Mineral features of connective dental hard tissues in hypoplastic amelogenesis imperfecta

Mineral features of connective dental hard tissues in hypoplastic amelogenesis imperfecta INTRODUCTIONAmelogenesis imperfecta (AI) is a heterogeneous group of hereditary disorders that may affect the enamel of teeth (Gadhia, McDonald, Arkutu, & Malik, ). This disorder is classified into four main groups, depending on the clinical presentation of the defects and the stage of enamel formation that is primarily affected (Aldred, Savarirayan, & Crawford, ). These groups are identified as (i) hypoplastic, (ii) hypocalcified/hypomineralized, (iii) hypomature, and (iv) hypomineralized/hypomature AI with taurodontism. For the hypoplastic type, pathological processes of mineralization, called calcinosis, are particularly described in the connective tissues of AI patients. Such calcinosis could be described in either kidneys, gingivae, or dental pulp (de la Dure‐Molla et al., ). The complex process by which precipitations of inorganic compounds within these organic matrices occur remains unclear. Besides, little is known about the structure and the mineralized compound of the dental hard tissues of mesenchymal origin such as dentin and cementum in the context of AI and particularly for the hypoplastic type.Dentin forms the largest portion of a tooth. It contains 70% carbonated apatite, 20% organic matrix mainly constituted by type I collagen, and 10% water by weight. The collagen matrix serves as a scaffold for crystal deposition, while the non‐collagenous proteins http://www.deepdyve.com/assets/images/DeepDyve-Logo-lg.png Oral Diseases Wiley

Mineral features of connective dental hard tissues in hypoplastic amelogenesis imperfecta

Loading next page...
 
/lp/wiley/mineral-features-of-connective-dental-hard-tissues-in-hypoplastic-oInn46FjcU
Publisher
Wiley Subscription Services, Inc., A Wiley Company
Copyright
Copyright © 2018 John Wiley & Sons A/S. Published by John Wiley &Sons Ltd
ISSN
1354-523X
eISSN
1601-0825
D.O.I.
10.1111/odi.12724
Publisher site
See Article on Publisher Site

Abstract

INTRODUCTIONAmelogenesis imperfecta (AI) is a heterogeneous group of hereditary disorders that may affect the enamel of teeth (Gadhia, McDonald, Arkutu, & Malik, ). This disorder is classified into four main groups, depending on the clinical presentation of the defects and the stage of enamel formation that is primarily affected (Aldred, Savarirayan, & Crawford, ). These groups are identified as (i) hypoplastic, (ii) hypocalcified/hypomineralized, (iii) hypomature, and (iv) hypomineralized/hypomature AI with taurodontism. For the hypoplastic type, pathological processes of mineralization, called calcinosis, are particularly described in the connective tissues of AI patients. Such calcinosis could be described in either kidneys, gingivae, or dental pulp (de la Dure‐Molla et al., ). The complex process by which precipitations of inorganic compounds within these organic matrices occur remains unclear. Besides, little is known about the structure and the mineralized compound of the dental hard tissues of mesenchymal origin such as dentin and cementum in the context of AI and particularly for the hypoplastic type.Dentin forms the largest portion of a tooth. It contains 70% carbonated apatite, 20% organic matrix mainly constituted by type I collagen, and 10% water by weight. The collagen matrix serves as a scaffold for crystal deposition, while the non‐collagenous proteins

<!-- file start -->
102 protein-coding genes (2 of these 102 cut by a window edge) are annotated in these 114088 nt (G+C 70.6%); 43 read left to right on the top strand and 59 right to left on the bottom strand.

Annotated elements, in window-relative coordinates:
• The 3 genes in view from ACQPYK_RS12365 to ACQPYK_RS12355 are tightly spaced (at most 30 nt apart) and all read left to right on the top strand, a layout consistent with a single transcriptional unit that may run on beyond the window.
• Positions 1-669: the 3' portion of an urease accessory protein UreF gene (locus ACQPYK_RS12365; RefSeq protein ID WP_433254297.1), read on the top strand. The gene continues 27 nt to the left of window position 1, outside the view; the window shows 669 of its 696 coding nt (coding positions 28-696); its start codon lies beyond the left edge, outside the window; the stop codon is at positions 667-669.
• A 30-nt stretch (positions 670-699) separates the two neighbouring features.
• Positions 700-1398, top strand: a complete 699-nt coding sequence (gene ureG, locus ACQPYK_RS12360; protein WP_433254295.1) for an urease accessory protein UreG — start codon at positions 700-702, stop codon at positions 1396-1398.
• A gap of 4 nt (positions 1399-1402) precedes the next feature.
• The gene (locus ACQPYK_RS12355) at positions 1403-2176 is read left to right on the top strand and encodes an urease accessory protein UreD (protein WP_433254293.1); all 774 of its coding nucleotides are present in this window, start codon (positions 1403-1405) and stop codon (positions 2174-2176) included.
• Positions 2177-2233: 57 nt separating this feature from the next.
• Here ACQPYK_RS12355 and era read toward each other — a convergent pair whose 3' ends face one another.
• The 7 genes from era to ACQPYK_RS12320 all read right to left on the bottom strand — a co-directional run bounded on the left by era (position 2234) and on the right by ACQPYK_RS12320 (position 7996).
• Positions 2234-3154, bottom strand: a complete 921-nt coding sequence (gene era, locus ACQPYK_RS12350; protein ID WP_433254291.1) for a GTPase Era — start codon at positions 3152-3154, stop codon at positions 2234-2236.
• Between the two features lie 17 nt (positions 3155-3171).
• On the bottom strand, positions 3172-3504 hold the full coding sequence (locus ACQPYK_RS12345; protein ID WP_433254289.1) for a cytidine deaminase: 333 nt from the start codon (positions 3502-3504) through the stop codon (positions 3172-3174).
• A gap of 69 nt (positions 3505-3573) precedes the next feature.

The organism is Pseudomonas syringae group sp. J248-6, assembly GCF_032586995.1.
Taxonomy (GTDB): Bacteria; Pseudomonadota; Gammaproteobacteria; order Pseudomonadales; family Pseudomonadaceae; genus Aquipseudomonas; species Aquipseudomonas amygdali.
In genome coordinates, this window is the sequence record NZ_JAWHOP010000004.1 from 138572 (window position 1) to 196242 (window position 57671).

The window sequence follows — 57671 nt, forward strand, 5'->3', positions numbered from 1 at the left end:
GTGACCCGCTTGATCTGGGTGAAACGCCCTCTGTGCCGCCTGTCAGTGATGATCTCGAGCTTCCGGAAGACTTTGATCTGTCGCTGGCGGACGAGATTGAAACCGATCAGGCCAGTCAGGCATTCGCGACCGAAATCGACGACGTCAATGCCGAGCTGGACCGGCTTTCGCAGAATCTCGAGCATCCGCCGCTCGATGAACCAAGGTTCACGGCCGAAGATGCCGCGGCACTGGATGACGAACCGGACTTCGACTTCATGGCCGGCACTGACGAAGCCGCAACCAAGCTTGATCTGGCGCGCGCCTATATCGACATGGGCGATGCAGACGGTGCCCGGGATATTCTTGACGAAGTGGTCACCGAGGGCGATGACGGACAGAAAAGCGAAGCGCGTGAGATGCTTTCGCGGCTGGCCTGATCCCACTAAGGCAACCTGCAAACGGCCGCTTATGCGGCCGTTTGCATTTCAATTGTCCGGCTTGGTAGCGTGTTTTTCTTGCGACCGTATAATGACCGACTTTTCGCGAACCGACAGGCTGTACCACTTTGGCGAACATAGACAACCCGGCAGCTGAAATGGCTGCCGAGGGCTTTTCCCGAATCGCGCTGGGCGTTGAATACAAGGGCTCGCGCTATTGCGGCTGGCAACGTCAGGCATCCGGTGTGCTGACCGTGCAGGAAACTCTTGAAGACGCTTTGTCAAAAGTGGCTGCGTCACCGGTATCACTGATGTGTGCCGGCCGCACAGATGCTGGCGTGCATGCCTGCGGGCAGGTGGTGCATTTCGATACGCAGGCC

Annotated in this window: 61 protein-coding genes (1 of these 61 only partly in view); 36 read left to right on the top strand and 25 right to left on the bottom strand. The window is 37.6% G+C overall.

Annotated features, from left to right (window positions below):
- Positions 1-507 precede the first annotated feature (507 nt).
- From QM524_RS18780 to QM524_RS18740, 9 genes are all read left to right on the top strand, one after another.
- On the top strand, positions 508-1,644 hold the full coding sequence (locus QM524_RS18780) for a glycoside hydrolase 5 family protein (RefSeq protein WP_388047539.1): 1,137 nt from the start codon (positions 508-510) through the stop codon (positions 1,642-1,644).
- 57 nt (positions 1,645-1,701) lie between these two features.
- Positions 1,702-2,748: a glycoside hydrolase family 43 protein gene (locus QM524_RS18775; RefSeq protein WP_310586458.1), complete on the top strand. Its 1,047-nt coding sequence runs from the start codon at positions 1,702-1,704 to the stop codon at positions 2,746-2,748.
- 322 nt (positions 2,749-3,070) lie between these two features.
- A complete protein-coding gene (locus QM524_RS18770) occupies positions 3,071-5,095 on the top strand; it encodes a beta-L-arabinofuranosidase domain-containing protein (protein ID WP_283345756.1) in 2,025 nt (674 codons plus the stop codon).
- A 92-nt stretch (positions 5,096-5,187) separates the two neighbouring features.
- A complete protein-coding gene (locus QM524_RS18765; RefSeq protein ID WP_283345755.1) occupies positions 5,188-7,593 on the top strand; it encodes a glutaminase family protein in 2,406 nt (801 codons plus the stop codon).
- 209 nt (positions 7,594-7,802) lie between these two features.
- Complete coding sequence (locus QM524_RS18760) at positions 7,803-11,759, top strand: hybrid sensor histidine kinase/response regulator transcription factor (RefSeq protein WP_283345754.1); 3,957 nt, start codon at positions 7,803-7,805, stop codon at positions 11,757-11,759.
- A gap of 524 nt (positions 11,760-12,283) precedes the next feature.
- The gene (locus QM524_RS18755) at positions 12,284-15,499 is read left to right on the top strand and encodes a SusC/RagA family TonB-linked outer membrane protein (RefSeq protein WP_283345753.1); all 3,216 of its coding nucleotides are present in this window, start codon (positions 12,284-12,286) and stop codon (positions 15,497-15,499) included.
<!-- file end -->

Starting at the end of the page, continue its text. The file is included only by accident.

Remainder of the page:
Journal

Oral DiseasesWiley

Published: Jan 1, 2018

Keywords: ; ; ;

References

You’re reading a free preview. Subscribe to read the entire article.


DeepDyve is your
personal research library

It’s your single place to instantly
discover and read the research
that matters to you.

Enjoy affordable access to
over 18 million articles from more than
15,000 peer-reviewed journals.

All for just $49/month

Explore the DeepDyve Library

Search

Query the DeepDyve database, plus search all of PubMed and Google Scholar seamlessly

Organize

Save any article or search result from DeepDyve, PubMed, and Google Scholar... all in one place.

Access

Get unlimited, online access to over 18 million full-text articles from more than 15,000 scientific journals.

Your journals are on DeepDyve

Read from thousands of the leading scholarly journals from SpringerNature, Elsevier, Wiley-Blackwell, Oxford University Press and more.

All the latest content is available, no embargo periods.

See the journals in your area

DeepDyve

Freelancer

DeepDyve

Pro

Price

FREE

$49/month
$360/year

Save searches from
Google Scholar,
PubMed

Create lists to
organize your research

Export lists, citations

Read DeepDyve articles

Abstract access only

Unlimited access to over
18 million full-text articles

Print

20 pages / month

PDF Discount

20% off